In a series of letters, William Darby (1775-1854), who describes himself as a member of the New-York Historical Society, chronicles his journey up the Hudson, across New York to Ogdensburg and Sackett's Harbor (on Lake Ontario), and on to Buffalo and Detroit. Along the way, he spends time in Rhinebeck, Utica, Geneva, Niagara Falls, and other points of scenic or economic interest. He also discusses the St. Lawrence River and its commercial traffic at length, analyzing development on both shores and comparing the United States's and Canada's growth. Darby made the trip across Lake Erie from Buffalo to Detroit on the schooner Zephyr, stopping at such towns as Dunkirk, Cleveland, and Sandusky. His return trip to New York took him back along the American shore of Lake Erie to Buffalo and Albany (by way of Auburn, the Finger Lakes, and Schenectady). Appended to these letters are "general remarks" (which include excerpts of a speech by Governor Clinton to the New York State Legislature), a description of Ballston Spa, a letter Darby received about the not-yet-opened Erie Canal, and long excerpts from Bouchette's Canada. Darby tells us primarily about the geology and natural features of the areas he visits as well as their current and future economic prospects. He provides some demographic information and occasionally mentions local accommodations. The book is accompanied by two colored maps, one of which details the route he took for his journey.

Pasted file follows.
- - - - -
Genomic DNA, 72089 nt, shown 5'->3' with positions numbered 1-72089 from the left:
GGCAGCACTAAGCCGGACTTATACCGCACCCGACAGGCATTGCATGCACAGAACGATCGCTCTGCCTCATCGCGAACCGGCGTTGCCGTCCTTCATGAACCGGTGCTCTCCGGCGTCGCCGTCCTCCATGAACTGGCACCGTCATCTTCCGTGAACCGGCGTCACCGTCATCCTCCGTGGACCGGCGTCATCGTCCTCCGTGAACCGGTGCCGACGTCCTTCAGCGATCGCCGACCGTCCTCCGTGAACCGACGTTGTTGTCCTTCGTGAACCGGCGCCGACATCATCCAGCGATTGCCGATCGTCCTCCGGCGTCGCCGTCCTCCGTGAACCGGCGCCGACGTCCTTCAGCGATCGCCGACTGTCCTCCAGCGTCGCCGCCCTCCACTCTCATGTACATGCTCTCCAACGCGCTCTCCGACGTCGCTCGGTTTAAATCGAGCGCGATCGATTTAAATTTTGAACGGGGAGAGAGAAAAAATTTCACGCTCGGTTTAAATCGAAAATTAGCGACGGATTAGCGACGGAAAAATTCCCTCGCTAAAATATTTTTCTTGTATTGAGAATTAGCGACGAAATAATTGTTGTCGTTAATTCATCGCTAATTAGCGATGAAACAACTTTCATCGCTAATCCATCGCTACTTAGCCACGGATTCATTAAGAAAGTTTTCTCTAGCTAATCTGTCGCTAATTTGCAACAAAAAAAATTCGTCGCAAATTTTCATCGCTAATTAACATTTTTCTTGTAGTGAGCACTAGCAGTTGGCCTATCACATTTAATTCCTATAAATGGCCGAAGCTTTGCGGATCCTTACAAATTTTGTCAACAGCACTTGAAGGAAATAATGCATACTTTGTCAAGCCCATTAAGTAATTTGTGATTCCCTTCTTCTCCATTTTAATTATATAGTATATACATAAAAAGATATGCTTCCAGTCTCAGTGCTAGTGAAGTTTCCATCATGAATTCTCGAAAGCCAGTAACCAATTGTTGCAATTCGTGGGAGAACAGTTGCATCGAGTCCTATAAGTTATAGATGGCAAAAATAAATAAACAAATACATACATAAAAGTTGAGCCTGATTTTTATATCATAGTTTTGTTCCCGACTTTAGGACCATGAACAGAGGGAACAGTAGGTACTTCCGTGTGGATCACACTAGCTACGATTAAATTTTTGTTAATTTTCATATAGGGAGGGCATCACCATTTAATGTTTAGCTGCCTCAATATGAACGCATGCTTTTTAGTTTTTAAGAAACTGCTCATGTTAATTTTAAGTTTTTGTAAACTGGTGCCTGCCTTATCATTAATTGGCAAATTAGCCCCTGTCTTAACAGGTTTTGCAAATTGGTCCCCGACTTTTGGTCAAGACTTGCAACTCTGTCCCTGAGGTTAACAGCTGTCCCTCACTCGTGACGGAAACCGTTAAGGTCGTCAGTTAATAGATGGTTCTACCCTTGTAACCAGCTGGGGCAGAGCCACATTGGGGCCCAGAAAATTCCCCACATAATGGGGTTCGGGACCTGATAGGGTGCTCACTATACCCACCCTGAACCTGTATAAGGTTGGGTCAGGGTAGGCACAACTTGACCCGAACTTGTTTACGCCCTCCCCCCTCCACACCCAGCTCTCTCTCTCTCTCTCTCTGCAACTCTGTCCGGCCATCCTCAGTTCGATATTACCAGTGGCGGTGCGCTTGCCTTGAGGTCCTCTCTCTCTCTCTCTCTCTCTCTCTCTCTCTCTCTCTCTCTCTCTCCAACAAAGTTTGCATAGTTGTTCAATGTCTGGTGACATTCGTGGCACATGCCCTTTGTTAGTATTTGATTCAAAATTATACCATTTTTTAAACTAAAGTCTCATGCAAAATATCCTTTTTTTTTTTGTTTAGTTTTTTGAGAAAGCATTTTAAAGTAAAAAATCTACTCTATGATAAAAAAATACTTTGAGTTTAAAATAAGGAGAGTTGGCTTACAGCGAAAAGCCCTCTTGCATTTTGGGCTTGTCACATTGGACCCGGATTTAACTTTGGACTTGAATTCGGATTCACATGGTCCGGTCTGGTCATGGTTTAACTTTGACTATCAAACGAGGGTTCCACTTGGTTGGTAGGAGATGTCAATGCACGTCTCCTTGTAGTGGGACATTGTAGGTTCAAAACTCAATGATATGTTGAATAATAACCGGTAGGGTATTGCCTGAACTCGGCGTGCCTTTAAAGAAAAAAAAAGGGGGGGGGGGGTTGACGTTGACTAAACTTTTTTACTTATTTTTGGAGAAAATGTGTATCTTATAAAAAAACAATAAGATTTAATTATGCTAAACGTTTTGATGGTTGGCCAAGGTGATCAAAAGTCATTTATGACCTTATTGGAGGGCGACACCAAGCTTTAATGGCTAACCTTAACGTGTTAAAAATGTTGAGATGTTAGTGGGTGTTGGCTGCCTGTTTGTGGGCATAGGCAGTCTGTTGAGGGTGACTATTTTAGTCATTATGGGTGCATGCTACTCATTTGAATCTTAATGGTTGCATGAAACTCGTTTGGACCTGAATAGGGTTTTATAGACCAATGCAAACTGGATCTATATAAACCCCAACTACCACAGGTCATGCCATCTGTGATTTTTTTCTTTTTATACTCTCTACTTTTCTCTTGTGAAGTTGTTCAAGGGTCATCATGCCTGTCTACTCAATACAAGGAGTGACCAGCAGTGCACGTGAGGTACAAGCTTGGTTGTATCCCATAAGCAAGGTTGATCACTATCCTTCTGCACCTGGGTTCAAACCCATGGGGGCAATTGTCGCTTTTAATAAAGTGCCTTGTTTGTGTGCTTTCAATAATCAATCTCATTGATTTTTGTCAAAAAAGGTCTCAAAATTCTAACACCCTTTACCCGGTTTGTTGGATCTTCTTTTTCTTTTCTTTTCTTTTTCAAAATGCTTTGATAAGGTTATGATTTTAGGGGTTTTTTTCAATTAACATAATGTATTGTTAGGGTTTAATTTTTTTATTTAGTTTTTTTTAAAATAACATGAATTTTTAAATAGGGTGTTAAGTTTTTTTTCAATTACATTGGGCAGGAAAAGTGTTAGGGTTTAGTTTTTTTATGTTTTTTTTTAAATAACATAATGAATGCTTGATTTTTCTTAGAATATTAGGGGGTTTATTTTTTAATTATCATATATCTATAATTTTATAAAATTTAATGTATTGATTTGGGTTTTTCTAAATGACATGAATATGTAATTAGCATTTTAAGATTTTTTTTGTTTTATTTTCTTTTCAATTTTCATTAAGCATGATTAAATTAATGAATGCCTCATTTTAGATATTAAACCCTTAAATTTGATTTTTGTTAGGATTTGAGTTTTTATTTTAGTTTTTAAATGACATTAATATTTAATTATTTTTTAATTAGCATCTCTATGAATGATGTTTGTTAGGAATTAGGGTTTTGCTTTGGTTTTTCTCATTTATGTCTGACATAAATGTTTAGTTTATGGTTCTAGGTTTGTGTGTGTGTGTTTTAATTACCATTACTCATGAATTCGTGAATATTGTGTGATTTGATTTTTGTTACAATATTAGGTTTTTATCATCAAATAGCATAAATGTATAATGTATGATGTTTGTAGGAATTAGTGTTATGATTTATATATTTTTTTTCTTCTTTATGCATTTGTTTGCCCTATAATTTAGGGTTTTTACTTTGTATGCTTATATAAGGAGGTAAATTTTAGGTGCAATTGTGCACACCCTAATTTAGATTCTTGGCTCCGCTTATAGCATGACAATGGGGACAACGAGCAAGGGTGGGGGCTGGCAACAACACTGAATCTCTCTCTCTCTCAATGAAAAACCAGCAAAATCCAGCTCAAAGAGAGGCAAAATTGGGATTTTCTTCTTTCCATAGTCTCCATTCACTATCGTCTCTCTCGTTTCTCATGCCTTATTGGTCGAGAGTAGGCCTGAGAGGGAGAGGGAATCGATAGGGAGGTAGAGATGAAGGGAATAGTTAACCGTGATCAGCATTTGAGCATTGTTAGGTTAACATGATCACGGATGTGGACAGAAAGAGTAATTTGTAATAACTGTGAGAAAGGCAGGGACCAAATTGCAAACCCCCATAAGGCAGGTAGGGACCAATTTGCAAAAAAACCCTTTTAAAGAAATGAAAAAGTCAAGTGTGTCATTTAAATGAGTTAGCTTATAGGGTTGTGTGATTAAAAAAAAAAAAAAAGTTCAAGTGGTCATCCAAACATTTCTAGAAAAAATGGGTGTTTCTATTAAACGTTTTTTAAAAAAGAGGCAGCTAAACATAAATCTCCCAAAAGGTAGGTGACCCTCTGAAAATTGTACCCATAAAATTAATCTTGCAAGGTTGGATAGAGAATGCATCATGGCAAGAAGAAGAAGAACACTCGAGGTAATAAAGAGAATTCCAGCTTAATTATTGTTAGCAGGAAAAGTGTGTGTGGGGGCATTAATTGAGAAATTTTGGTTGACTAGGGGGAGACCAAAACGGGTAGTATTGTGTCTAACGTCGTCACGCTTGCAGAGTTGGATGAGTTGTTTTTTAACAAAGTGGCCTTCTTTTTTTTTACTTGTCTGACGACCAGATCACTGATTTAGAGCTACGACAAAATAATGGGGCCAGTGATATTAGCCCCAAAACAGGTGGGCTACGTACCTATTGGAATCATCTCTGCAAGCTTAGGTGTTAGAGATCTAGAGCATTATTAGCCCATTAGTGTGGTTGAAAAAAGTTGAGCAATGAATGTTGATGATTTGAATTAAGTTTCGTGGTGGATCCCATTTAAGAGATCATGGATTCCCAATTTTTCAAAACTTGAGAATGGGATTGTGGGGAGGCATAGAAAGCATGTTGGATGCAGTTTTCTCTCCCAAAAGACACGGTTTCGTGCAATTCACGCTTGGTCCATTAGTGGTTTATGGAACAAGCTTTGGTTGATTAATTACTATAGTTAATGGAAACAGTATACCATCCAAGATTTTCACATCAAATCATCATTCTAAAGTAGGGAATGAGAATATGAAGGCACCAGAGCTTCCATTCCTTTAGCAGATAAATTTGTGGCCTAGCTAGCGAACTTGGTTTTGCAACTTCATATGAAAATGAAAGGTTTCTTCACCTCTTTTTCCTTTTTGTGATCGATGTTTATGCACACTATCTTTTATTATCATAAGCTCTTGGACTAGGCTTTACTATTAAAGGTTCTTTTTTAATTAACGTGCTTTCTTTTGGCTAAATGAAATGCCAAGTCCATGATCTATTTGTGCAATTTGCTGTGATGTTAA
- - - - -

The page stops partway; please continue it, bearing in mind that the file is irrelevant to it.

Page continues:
This detailed study of the career of Anthony Mann argues Mann’s prominence and influence alongside contemporaries like John Ford. Mann (1906–1967), who was active in Hollywood and Europe, directed or produced more than 40 films, including The Fall of the Roman Empire and God’s Little Acre. Best known for his work in the film noir and western genres and his films starring Jimmy Stewart, Mann later moved into Cold War and epic films. The book features a filmography and 49 photographs.
John Ford’s early Westerns reflect an optimistic view of society and individual capacity; as his thematic vision evolved, he became more resigned to the limitations of humanity. His thematic evolution was evident in other films, but was best shown in his Westerns, with their stark depictions of the human condition. Ford’s sound Westerns and his major silent films are compared in this work, revealing how his creative genius changed over time. A complete filmography of Ford’s Westerns is also provided.